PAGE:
Rob Tripp knows that all reporters have a bias, whether they admit it or not. He just wants them to write both sides of the story.
“I really, seriously believe that we need to be fair and balanced. I never use the word unbiased. Lots of people say, ‘I’m an unbiased journalist.’ We all have biases,” Tripp said. “I’m biased but at least I can be fair and balanced,” Tripp said.
Tripp is an investigative journalist at one of Canada’s more respected mid-sized dailies, the Kingston Whig-Standard.
He has been a crime writer for the Whig for 18 years. And he is arguably the country’s most authoritative reporter when it comes to a sensational case that made headlines across the country over the summer: the killing of four women whose bodies were found in a car at the bottom of the Rideau Canal.
He shared his expertise during a visit to East York on Wednesday — when he appeared as a guest lecturer at Centennial College’s Carlaw Avenue campus.
The four females who died, aged 13-50, were members of a Montreal family on a road trip through Kingston. When they went missing at the end of June, three surviving family members on the trip publicly speculated that one of the teenagers had taken the other victims out for a joyride.
After the car containing the bodies was found at the bottom of one of the locks along the Rideau Canal, police laid murder charges against the three: Mohammed Shafi, his wife Tooba Mohammed Yhaya and their son, Hamed Mohammed Shafi.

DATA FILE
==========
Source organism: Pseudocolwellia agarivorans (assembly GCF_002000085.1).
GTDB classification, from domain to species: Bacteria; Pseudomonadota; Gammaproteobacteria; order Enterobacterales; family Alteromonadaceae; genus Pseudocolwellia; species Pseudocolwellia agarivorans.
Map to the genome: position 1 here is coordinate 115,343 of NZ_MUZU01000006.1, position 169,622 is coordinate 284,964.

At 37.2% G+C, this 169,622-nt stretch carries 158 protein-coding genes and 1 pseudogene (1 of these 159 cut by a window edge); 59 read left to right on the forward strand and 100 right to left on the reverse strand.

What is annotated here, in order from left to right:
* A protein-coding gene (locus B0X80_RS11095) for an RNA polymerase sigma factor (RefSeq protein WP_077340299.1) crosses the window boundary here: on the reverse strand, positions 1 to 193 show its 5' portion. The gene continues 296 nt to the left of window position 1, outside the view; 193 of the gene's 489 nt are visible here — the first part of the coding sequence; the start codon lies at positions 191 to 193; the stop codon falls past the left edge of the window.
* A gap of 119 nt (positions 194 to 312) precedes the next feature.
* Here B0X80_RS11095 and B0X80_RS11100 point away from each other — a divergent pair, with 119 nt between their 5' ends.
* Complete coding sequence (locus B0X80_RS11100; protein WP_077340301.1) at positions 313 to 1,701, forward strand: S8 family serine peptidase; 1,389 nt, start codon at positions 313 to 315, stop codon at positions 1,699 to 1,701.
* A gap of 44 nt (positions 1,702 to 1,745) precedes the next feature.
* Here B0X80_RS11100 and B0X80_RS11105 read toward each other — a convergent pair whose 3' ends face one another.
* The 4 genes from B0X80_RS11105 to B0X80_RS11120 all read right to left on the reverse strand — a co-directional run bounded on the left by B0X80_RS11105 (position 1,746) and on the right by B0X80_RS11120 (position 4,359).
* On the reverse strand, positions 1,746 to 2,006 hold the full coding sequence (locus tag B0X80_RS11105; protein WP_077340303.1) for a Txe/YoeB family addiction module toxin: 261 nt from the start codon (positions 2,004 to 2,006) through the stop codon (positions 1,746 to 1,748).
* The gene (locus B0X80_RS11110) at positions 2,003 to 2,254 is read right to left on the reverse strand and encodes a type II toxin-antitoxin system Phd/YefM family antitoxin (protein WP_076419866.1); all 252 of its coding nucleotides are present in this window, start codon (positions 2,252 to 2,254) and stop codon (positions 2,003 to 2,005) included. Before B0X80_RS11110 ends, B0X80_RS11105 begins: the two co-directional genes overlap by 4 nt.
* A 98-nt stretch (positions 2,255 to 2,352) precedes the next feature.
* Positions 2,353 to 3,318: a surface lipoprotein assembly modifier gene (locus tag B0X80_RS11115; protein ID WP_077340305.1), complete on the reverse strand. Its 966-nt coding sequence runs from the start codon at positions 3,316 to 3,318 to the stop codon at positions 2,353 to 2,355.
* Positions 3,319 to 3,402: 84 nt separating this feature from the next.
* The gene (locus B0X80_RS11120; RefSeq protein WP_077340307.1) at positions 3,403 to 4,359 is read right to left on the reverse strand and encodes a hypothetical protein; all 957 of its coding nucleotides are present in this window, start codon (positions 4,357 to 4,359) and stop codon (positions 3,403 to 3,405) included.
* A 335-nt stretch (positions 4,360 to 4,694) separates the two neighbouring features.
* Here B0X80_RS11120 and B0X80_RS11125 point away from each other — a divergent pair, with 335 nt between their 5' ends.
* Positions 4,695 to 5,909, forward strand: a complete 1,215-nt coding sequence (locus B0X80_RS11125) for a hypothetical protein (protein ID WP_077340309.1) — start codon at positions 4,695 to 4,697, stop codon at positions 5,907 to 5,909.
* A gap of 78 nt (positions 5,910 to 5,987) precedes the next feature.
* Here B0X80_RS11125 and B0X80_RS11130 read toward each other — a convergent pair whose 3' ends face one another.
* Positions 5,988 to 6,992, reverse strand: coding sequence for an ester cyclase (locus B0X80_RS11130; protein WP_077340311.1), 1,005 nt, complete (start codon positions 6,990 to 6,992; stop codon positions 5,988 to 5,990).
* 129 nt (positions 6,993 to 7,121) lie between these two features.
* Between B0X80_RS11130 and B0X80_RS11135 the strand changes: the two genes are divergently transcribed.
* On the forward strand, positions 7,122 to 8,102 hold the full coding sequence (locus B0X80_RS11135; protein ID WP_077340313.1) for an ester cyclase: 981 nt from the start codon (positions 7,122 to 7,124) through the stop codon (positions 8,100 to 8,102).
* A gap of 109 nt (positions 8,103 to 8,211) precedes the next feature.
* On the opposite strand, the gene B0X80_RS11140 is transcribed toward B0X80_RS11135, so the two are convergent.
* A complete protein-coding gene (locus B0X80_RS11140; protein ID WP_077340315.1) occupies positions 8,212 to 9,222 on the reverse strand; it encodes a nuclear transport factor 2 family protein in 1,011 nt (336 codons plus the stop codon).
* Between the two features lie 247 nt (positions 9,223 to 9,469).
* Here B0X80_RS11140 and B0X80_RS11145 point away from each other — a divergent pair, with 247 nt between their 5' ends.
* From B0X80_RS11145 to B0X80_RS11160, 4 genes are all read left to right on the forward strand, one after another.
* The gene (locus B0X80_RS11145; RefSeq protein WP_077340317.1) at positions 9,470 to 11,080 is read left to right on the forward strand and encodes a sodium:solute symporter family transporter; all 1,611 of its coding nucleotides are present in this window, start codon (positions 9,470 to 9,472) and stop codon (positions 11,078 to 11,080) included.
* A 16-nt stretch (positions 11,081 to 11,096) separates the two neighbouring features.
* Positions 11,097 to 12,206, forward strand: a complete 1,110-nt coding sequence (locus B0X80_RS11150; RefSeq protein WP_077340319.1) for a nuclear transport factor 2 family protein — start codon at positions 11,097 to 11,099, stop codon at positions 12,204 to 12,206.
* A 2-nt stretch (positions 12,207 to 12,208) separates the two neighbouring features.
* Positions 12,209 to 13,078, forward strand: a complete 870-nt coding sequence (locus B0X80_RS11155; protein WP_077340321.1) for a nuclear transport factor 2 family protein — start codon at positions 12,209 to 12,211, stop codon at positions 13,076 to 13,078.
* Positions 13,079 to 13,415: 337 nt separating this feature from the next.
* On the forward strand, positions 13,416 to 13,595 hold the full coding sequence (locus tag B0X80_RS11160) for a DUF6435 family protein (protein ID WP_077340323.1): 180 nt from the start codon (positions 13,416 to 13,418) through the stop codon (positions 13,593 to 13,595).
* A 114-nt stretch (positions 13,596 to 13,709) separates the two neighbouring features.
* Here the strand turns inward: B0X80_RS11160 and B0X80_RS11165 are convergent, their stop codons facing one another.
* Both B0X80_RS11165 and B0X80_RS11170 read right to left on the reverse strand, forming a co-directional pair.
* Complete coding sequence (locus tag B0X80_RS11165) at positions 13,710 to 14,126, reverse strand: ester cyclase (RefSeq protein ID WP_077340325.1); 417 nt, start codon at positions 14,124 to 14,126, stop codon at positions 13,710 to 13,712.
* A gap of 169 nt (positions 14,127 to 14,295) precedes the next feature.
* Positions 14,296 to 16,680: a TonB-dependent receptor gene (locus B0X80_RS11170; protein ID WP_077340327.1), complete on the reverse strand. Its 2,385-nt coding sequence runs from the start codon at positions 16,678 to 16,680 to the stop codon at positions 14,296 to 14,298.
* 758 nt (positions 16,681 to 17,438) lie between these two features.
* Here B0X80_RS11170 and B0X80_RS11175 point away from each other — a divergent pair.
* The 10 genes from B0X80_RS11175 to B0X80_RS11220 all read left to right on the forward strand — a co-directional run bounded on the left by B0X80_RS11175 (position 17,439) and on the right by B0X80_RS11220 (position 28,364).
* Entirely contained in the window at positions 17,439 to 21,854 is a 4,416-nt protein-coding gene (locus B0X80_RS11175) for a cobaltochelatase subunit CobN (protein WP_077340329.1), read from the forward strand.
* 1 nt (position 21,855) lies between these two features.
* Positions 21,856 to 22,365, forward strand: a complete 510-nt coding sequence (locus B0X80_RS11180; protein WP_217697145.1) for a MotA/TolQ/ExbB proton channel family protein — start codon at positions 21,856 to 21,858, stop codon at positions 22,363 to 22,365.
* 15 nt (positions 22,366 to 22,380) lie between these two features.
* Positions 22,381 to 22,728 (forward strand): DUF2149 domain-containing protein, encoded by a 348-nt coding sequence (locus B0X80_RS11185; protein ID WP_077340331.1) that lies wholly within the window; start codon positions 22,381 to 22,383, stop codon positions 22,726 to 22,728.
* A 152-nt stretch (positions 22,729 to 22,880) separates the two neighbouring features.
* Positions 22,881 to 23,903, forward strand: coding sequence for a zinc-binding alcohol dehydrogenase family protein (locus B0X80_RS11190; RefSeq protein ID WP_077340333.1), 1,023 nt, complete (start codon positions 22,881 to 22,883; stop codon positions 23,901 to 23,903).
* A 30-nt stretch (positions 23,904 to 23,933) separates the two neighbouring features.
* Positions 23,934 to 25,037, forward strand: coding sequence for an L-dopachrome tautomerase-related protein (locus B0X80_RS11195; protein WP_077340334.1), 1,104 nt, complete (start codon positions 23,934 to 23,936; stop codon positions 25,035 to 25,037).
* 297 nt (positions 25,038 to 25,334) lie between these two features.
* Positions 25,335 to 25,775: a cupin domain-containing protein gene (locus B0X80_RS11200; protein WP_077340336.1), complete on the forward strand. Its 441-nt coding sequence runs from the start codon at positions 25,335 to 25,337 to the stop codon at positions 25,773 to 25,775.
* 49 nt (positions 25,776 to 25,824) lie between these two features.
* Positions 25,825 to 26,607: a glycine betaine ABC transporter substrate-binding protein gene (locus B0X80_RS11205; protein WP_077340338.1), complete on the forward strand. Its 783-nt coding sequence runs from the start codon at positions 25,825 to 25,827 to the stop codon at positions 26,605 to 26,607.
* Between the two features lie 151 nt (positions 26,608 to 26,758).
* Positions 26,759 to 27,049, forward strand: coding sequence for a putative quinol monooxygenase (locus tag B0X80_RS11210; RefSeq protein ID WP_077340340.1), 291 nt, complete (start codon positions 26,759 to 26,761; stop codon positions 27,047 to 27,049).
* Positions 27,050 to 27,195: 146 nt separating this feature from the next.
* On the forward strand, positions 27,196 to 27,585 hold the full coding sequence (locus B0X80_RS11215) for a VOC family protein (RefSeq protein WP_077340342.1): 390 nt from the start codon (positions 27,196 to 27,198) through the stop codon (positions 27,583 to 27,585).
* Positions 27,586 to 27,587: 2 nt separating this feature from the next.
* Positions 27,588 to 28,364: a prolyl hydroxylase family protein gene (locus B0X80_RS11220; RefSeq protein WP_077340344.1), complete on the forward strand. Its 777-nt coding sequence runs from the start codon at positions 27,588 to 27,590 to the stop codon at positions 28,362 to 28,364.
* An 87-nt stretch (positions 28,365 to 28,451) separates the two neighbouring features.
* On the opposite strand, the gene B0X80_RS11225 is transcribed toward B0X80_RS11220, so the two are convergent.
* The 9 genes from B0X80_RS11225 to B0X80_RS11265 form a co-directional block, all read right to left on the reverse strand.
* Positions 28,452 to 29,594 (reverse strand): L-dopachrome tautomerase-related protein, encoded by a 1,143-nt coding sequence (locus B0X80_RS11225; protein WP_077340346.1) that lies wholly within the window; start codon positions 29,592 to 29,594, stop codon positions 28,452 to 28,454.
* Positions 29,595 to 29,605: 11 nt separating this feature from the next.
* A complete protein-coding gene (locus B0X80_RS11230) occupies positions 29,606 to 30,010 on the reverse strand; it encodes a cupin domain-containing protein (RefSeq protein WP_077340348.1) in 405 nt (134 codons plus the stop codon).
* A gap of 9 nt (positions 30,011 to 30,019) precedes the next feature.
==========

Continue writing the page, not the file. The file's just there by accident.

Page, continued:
Kingston police have not called the deaths “honour killings,” but they have confirmed that relatives of both the victims and the accused have that suspicion.
Since the initial missing persons report, the Whig has led other media — both local and national — in coverage of the case, and Tripp has led the Whig’s efforts.
“Our job as journalists is to find the information no matter what route you have to take to get it,” he said. “If the police shut me out I [have] to find another way to get it and there’s almost always another way.”
For instance, he recalled, when he arrived at the Kingston Mills lock following the discovery of the submerged car, police were tight-lipped… so he walked to another lock — and found a man who happened to be the diver who found the bodies in the car.
“They say you make your own luck, but that was shit luck that day,” Tripp said. “First of all to bump into the guy, and the interview went on for quite some time without giving me much… until he finally said this tidbit: ‘Well, because I saw the bodies in the car.’”
He told the students attending his Wednesday talk that he thought one of the smartest things he did for the story was to leave the office and head to the actual scene, some eight-kilometres north of Kingston.
“I’ll tell you honestly that was also in my mind: ‘Maybe it’s just a stolen car. Do I really want to go out there?’” he said. Fortunately, he added, “the instinct always takes over.”
So he advised his listeners — most of them in the campus’ journalism program: “Get up. Go find out. Go there. Get there right now. Find out what the hell is going on. You’ll never find out the real story by sitting in the office, waiting for your phone to ring.… If you go there it’s miraculous what you will discover.”